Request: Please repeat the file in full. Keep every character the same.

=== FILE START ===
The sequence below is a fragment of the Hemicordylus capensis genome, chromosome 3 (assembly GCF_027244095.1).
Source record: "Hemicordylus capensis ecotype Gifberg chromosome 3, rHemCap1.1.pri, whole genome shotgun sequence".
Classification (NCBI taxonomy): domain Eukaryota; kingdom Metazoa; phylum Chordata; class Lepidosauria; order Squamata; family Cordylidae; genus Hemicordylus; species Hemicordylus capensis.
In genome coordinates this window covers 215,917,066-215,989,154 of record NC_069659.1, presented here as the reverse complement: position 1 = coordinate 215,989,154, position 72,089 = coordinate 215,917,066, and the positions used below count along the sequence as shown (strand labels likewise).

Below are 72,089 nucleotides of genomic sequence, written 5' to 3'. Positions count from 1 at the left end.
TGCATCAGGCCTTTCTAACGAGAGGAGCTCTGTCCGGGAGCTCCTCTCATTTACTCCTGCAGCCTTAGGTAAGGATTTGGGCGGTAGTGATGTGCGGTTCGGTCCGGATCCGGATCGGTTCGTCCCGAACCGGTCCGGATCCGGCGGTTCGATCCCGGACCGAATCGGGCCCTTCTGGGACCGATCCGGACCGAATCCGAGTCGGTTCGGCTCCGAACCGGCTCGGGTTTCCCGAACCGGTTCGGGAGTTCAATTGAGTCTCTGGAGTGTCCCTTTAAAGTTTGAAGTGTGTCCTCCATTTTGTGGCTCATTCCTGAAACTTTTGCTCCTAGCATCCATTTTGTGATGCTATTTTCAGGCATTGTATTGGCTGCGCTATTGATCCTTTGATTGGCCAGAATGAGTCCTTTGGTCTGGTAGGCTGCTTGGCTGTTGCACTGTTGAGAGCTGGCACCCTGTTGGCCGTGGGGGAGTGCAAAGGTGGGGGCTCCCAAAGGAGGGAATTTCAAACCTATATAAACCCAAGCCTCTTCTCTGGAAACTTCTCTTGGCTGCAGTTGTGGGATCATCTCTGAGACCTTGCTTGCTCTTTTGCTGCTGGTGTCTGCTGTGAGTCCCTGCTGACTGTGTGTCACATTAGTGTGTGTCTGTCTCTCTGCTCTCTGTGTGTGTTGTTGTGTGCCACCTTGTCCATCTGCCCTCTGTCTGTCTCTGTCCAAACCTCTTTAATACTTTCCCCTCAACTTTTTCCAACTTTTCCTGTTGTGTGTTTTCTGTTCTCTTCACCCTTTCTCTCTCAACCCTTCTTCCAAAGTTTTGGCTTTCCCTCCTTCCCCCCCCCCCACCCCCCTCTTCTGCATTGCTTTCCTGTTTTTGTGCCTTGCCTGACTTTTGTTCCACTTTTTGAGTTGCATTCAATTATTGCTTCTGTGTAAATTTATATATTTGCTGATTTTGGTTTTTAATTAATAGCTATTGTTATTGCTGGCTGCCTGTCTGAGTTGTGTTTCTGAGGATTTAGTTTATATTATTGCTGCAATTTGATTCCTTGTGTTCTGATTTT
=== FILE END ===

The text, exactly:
The sequence below is a fragment of the Hemicordylus capensis genome, chromosome 3 (assembly GCF_027244095.1).
Source record: "Hemicordylus capensis ecotype Gifberg chromosome 3, rHemCap1.1.pri, whole genome shotgun sequence".
Classification (NCBI taxonomy): domain Eukaryota; kingdom Metazoa; phylum Chordata; class Lepidosauria; order Squamata; family Cordylidae; genus Hemicordylus; species Hemicordylus capensis.
In genome coordinates this window covers 215,917,066-215,989,154 of record NC_069659.1, presented here as the reverse complement: position 1 = coordinate 215,989,154, position 72,089 = coordinate 215,917,066, and the positions used below count along the sequence as shown (strand labels likewise).

Below are 72,089 nucleotides of genomic sequence, written 5' to 3'. Positions count from 1 at the left end.
TGCATCAGGCCTTTCTAACGAGAGGAGCTCTGTCCGGGAGCTCCTCTCATTTACTCCTGCAGCCTTAGGTAAGGATTTGGGCGGTAGTGATGTGCGGTTCGGTCCGGATCCGGATCGGTTCGTCCCGAACCGGTCCGGATCCGGCGGTTCGATCCCGGACCGAATCGGGCCCTTCTGGGACCGATCCGGACCGAATCCGAGTCGGTTCGGCTCCGAACCGGCTCGGGTTTCCCGAACCGGTTCGGGAGTTCAATTGAGTCTCTGGAGTGTCCCTTTAAAGTTTGAAGTGTGTCCTCCATTTTGTGGCTCATTCCTGAAACTTTTGCTCCTAGCATCCATTTTGTGATGCTATTTTCAGGCATTGTATTGGCTGCGCTATTGATCCTTTGATTGGCCAGAATGAGTCCTTTGGTCTGGTAGGCTGCTTGGCTGTTGCACTGTTGAGAGCTGGCACCCTGTTGGCCGTGGGGGAGTGCAAAGGTGGGGGCTCCCAAAGGAGGGAATTTCAAACCTATATAAACCCAAGCCTCTTCTCTGGAAACTTCTCTTGGCTGCAGTTGTGGGATCATCTCTGAGACCTTGCTTGCTCTTTTGCTGCTGGTGTCTGCTGTGAGTCCCTGCTGACTGTGTGTCACATTAGTGTGTGTCTGTCTCTCTGCTCTCTGTGTGTGTTGTTGTGTGCCACCTTGTCCATCTGCCCTCTGTCTGTCTCTGTCCAAACCTCTTTAATACTTTCCCCTCAACTTTTTCCAACTTTTCCTGTTGTGTGTTTTCTGTTCTCTTCACCCTTTCTCTCTCAACCCTTCTTCCAAAGTTTTGGCTTTCCCTCCTTCCCCCCCCCCCACCCCCCTCTTCTGCATTGCTTTCCTGTTTTTGTGCCTTGCCTGACTTTTGTTCCACTTTTTGAGTTGCATTCAATTATTGCTTCTGTGTAAATTTATATATTTGCTGATTTTGGTTTTTAATTAATAGCTATTGTTATTGCTGGCTGCCTGTCTGAGTTGTGTTTCTGAGGATTTAGTTTATATTATTGCTGCAATTTGATTCCTTGTGTTCTGATTTT